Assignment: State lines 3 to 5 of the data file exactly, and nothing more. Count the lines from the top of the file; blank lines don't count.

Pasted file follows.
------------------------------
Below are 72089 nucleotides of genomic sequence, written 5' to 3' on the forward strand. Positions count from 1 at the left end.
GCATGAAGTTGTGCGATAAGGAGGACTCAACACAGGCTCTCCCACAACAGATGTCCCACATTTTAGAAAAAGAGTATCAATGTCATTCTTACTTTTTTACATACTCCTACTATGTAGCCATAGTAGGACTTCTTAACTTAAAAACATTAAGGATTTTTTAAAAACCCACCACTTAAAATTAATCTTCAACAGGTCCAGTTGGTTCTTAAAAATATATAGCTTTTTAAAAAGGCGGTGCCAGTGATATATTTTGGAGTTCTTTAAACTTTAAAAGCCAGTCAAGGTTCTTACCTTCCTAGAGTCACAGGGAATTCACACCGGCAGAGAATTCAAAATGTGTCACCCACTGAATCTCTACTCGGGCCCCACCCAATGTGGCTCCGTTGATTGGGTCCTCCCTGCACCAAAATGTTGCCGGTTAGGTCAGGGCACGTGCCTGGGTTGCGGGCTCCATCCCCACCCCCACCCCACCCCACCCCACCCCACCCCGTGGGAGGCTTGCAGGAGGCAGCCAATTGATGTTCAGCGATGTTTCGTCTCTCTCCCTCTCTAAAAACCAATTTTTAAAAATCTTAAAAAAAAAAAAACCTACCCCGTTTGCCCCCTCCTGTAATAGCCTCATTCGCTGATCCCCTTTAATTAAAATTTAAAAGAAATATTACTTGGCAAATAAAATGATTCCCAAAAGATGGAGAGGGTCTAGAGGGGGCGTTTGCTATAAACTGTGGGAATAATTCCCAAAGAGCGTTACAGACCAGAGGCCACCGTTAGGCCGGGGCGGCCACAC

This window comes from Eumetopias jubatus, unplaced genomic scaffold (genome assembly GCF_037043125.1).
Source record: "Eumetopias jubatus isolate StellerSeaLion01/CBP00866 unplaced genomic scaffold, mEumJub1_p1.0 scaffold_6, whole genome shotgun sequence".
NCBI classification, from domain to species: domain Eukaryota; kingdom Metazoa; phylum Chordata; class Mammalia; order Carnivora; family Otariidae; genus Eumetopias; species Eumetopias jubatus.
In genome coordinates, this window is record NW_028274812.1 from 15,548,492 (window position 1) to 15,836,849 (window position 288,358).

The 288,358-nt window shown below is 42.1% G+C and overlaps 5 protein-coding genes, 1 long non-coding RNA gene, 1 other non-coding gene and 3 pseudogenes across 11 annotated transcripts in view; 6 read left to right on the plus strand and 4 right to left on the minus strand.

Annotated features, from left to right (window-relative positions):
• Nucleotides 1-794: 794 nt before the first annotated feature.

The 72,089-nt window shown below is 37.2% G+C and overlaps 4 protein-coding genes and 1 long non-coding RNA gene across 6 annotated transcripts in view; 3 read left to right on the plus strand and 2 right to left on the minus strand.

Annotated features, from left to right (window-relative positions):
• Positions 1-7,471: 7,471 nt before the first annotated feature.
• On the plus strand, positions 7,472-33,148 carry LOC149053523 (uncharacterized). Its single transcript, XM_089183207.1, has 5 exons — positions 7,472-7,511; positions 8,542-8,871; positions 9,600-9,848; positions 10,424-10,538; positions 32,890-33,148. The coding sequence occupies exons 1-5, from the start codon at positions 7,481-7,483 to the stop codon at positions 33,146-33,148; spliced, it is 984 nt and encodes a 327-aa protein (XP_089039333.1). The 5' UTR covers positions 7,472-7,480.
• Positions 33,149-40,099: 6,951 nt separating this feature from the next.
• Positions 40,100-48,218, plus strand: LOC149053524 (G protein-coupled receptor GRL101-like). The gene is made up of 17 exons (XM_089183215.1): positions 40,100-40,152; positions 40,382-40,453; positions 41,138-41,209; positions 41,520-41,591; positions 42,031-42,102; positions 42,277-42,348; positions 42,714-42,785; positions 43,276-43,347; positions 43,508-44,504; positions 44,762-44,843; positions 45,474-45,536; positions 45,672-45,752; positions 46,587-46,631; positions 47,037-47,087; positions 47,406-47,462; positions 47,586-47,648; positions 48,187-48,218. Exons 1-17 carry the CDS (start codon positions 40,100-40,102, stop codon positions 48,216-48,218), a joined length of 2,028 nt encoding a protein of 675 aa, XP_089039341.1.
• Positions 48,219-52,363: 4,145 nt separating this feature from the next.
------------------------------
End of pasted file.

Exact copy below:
This window comes from Eumetopias jubatus, unplaced genomic scaffold (genome assembly GCF_037043125.1).
Source record: "Eumetopias jubatus isolate StellerSeaLion01/CBP00866 unplaced genomic scaffold, mEumJub1_p1.0 scaffold_6, whole genome shotgun sequence".
NCBI classification, from domain to species: domain Eukaryota; kingdom Metazoa; phylum Chordata; class Mammalia; order Carnivora; family Otariidae; genus Eumetopias; species Eumetopias jubatus.